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TRIVAGO
Re-design

Hospitality (B2C)

MY ROLE

UX Researcher

UX/ UI Designer

TOOLS

Adobe XD

Adobe Illustrator

Adobe Photoshop

Microsoft Office Suite

SKILLS

User Research

Information Architecture

Interaction Design

Prototyping

User Testing

Branding

TEAM

Individual project

OVERVIEW

The project involved designing a mobile app that would be rolled out to retailers, as a part of the client's digitalization initiative. The app would primarily be used for placing and managing orders in a B2B setup. I was a part of the cross-functional team that designed and delivered this app. The project involved conducting user research for, and designing with, accessibility considerations for users who are old (60+) and digital immigrants.

PROBLEM

A large portion of the market still constituted of offline booking and the existing users did not seem too happy about their experience with the platform. 

There were complaints from users that the trivago platform was confusing and not easy to use. They did not go back to the platform after a couple of tries. Instead, they preferred booking offline or directly via the booking portals available.

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GOAL

To identify issues with the current design and propose a data-driven solution that aligns with trivago's mission

It was essential to re-design the underlying process to be in line with the way the user thinks and that fulfills the mission.

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APPROACH

Conducted usability testing and exploratory research, re-designed the platform and evaluated the effectiveness of the proposed solution

Planned and conducted testing and research based on trivago's mission statement. Generated insights to identify gaps, pain points, and user needs. Re-designed the company's brand identity and marketing strategy, information architecture, user flows, user interactions, and visual design and translated them into tangible solution artifacts such as branding and marketing collaterals, web, and mobile apps. Subsequently, validated the re-designed solution with the users.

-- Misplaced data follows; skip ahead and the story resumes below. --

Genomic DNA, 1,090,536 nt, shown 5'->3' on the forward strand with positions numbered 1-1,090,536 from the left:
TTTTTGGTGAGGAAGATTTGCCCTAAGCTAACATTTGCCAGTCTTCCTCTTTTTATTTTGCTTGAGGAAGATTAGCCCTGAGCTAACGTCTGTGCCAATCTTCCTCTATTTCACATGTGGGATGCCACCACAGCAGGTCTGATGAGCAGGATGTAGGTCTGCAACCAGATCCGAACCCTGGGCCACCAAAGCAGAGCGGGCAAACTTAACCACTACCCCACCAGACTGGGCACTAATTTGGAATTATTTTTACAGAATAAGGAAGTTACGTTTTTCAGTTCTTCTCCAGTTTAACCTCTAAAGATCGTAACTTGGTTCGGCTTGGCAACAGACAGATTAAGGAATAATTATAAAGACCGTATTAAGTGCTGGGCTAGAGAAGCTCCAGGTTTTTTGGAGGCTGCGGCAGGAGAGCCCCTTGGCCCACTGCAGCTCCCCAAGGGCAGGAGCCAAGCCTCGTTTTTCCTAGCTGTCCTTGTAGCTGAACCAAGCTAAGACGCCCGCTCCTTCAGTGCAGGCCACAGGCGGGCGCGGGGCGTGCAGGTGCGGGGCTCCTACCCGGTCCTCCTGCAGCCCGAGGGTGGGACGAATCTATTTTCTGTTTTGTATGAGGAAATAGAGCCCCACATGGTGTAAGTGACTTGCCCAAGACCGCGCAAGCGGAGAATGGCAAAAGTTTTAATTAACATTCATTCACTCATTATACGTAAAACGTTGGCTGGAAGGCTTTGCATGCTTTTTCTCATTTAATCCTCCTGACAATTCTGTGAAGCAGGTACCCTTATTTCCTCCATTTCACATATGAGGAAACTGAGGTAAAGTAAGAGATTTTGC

IMPACT

Users successfully adopted the app across 3 months

~50,000

THE PROCESS

Usability Testing

Purpose of the test was to

  • Evaluate usability on web and mobile

  • Identify pain points

  • Set the stage for user research

Conducted via prototype test runs and moderated interviews

Created a task list and test brief

N = 19

(n = 9 for web)

(n = 10 for mobile)

Outcome

  • Only 5 participants were able to successfully complete all tasks

  • Participants tend to abandon the platform during decision making 

  • Evident confusion in making a choice

  • Process/ user flow misalignment with users' mental model

Secondary Research

Referred to literature and articles

On accessibility and designing for old users

Analyzed relevant examples

Of e-commerce and retail mobile apps (B2C and D2C) especially in Vietnam

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Charted domain considerations

By examining business operations and the 'Sub-distributor-to-Retailer' supply chain dynamics.

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Crossrelated learnings

With existing functionalities to establish a baseline and formulate the primary research.

Primary Research

The purpose of the research was to

  • Establish a comprehensive understanding of the problem space

  • Understand the users' mental model and status quo regarding the ordering process, their needs, and their experiences

  • Understand what works, what are the issues, and what are the users' expectations from a digital system.

Achieved via

• Semi-structured interviews and surveys

An interview guide was created to assist with the process. I moderated and took notes for all of the interviews.

N = 12

 Surveys

An interview guide was created to assist with the process. I moderated and took notes for all of the interviews.

N = 36

Journey Map

Data Analysis

Insights board

Vision

impairment

with age

One hand to hold the screen, finger of other to tap on the screen